Remarks on Patients' Bill of Rights Legislation
The President. Thank you very much. Thank you, and good morning. Dr. Herald, thank you for your powerful statement. I would like to thank Senator Kennedy, Senator Specter, Senator Chafee for being here; and Representatives Norwood and Dingell, Representatives Berry, Morella, and DeLauro; Secretary Shalala, Secretary Herman.
I especially thank the doctors and nurses who stand with us today, the Patients' Bill of Rights coalition, representing our Nation's top health, consumer, and provider organizations.
Dr. Herald's testimony was powerful, but unfortunately, as she made it clear, not unique. For more than 2 years, we've heard health care professionals tell us the same thing. For more than 2 years, we've heard heart-wrenching accounts of families across our Nation denied the basic patient protections they need. For more than 2 years, we've worked for a strong, enforceable Patients' Bill of Rights that says you have the right to the nearest emergency room care, the right to see a specialist, the right to know you can't be forced to switch doctors in the middle of a treatment, the right to hold your health care plan accountable.
Along the way, with the help of others in our administration, I've done everything I could, through executive action, to extend patient safeguards to some 85 million Americans who get their health care through Federal plans, to provide similar patient protections to every child covered under the Children's Health Insurance Program. But no State law and no executive action can do what Congress alone has the power to do. Only Federal legislation can assure all Americans and all plans get all the patient protection they need.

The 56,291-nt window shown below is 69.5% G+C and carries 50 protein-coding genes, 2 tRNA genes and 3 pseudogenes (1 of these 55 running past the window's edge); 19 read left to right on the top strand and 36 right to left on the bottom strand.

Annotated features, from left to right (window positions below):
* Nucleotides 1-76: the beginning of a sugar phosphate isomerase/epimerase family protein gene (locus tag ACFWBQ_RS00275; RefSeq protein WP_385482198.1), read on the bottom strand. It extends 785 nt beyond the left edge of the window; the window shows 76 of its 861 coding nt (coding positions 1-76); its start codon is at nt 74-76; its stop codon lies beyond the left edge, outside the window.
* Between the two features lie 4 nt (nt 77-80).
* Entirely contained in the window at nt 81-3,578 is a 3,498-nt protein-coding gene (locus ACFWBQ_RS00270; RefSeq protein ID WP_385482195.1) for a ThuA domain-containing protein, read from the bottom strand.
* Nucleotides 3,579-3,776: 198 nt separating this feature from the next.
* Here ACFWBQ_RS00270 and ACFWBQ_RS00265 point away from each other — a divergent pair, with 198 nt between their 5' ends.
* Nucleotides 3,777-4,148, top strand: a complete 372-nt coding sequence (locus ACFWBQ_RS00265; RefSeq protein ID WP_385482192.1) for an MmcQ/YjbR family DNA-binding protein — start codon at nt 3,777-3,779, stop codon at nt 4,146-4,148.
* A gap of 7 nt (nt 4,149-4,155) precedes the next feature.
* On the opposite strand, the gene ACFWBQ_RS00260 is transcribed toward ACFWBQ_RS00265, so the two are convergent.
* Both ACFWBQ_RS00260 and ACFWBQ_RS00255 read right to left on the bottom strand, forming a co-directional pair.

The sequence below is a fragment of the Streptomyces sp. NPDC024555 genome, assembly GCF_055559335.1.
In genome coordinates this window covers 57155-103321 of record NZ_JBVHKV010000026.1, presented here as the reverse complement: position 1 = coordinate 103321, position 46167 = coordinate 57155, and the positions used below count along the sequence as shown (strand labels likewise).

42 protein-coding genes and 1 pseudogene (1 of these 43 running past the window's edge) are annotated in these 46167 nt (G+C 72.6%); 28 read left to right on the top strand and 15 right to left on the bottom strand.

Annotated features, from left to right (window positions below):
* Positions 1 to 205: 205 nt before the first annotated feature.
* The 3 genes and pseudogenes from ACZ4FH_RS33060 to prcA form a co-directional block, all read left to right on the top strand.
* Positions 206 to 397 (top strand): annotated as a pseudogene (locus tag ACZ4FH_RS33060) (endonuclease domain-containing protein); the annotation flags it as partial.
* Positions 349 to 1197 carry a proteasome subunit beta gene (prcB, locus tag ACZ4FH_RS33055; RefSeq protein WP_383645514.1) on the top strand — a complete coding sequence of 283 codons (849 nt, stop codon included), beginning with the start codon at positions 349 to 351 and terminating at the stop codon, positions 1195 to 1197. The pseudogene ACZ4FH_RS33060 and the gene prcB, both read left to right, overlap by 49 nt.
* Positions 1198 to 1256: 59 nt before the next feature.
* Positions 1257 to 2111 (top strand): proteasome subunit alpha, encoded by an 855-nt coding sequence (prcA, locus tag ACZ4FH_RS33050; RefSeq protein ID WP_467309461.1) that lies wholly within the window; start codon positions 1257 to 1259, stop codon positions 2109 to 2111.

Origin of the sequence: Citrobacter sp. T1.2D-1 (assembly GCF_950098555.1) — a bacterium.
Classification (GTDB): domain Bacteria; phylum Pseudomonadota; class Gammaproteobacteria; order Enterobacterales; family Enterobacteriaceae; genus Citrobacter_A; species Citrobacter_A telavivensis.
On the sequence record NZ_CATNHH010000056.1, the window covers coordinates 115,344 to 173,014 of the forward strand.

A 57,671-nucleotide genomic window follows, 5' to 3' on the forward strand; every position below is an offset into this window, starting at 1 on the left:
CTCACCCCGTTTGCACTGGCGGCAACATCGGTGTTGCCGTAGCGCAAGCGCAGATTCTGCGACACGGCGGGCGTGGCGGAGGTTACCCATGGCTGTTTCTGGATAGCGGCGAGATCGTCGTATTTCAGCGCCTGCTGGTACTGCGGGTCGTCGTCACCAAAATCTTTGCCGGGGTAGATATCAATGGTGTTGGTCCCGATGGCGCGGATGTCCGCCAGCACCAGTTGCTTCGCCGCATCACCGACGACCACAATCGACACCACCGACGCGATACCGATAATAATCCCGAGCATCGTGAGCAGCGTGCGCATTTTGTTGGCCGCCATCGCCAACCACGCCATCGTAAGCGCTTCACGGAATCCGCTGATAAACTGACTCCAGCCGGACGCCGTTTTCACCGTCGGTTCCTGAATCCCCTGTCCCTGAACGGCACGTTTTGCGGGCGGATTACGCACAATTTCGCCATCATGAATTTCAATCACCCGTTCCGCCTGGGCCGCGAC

Thanks to the leadership of Congressman Norwood, Congressman Dingell, and the other Members here, the House of Representatives passed such a bill, with the support of 275 Members, including 68 members of the Republican caucus. It is a truly bipartisan bill.
Later today a conference committee will meet to take up the legislation. Many of the conferees do not reflect the will of the majority in the House or the will of the majority in the country. I told Congressman Norwood right before we came in here that I think this issue is the only issue with which I have dealt since I've been President that generated any controversy where there is, in the country, almost no difference in the level of support between Republicans, independents, and Democrats. Every major national survey shows that well over 70 percent of all Americans, without regard to their political party, support a strong, enforceable Patients' Bill of Rights. The American people support it, and they're entitled to have their elected Representatives ratify it.
The Norwood-Dingell bill is the only bipartisan patient protection bill on the table. So far, it's the only bill that can make its way to my desk. I will not sign legislation, as Dr. Herald said, that is a Patients' Bill of Rights in name only. It's not a real Patients' Bill of Rights if it denies people the right to see a specialist, if it fails to guarantee access to the nearest emergency room care, if it denies the right to stay with a health care provider throughout a course of treatment, and if it has a weak appeals process that's tilted against the patients, if it doesn't include a strong enforcement mechanism to hold a health care plan accountable, or if it leaves more than 100 million of our fellow Americans out. We need a bill that covers all our fellow citizens, not one that provides cover for special interests.